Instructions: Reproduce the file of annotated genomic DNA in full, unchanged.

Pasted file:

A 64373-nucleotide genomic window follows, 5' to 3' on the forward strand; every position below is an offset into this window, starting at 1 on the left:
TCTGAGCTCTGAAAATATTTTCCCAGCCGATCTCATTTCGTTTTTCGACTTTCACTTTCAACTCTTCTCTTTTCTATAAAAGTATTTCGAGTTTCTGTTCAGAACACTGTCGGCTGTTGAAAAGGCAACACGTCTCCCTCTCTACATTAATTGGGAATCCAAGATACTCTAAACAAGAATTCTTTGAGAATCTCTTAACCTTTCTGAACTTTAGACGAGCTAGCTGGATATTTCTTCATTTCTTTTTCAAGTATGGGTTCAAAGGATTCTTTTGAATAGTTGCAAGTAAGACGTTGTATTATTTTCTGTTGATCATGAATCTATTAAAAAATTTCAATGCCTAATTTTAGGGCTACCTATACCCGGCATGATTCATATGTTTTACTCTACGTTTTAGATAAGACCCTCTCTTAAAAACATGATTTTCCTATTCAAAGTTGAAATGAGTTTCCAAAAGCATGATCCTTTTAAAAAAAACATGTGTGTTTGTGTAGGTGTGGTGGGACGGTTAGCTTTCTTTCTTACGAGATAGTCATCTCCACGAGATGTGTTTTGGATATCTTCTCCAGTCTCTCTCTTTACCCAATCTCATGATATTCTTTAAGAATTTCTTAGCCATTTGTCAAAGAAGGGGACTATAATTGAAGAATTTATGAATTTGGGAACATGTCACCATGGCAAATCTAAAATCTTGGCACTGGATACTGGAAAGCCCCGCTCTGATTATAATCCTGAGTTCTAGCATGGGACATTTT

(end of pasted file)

A 64373-nucleotide genomic window follows, 5' to 3' on the forward strand; every position below is an offset into this window, starting at 1 on the left:
TCTGAGCTCTGAAAATATTTTCCCAGCCGATCTCATTTCGTTTTTCGACTTTCACTTTCAACTCTTCTCTTTTCTATAAAAGTATTTCGAGTTTCTGTTCAGAACACTGTCGGCTGTTGAAAAGGCAACACGTCTCCCTCTCTACATTAATTGGGAATCCAAGATACTCTAAACAAGAATTCTTTGAGAATCTCTTAACCTTTCTGAACTTTAGACGAGCTAGCTGGATATTTCTTCATTTCTTTTTCAAGTATGGGTTCAAAGGATTCTTTTGAATAGTTGCAAGTAAGACGTTGTATTATTTTCTGTTGATCATGAATCTATTAAAAAATTTCAATGCCTAATTTTAGGGCTACCTATACCCGGCATGATTCATATGTTTTACTCTACGTTTTAGATAAGACCCTCTCTTAAAAACATGATTTTCCTATTCAAAGTTGAAATGAGTTTCCAAAAGCATGATCCTTTTAAAAAAAACATGTGTGTTTGTGTAGGTGTGGTGGGACGGTTAGCTTTCTTTCTTACGAGATAGTCATCTCCACGAGATGTGTTTTGGATATCTTCTCCAGTCTCTCTCTTTACCCAATCTCATGATATTCTTTAAGAATTTCTTAGCCATTTGTCAAAGAAGGGGACTATAATTGAAGAATTTATGAATTTGGGAACATGTCACCATGGCAAATCTAAAATCTTGGCACTGGATACTGGAAAGCCCCGCTCTGATTATAATCCTGAGTTCTAGCATGGGACATTTT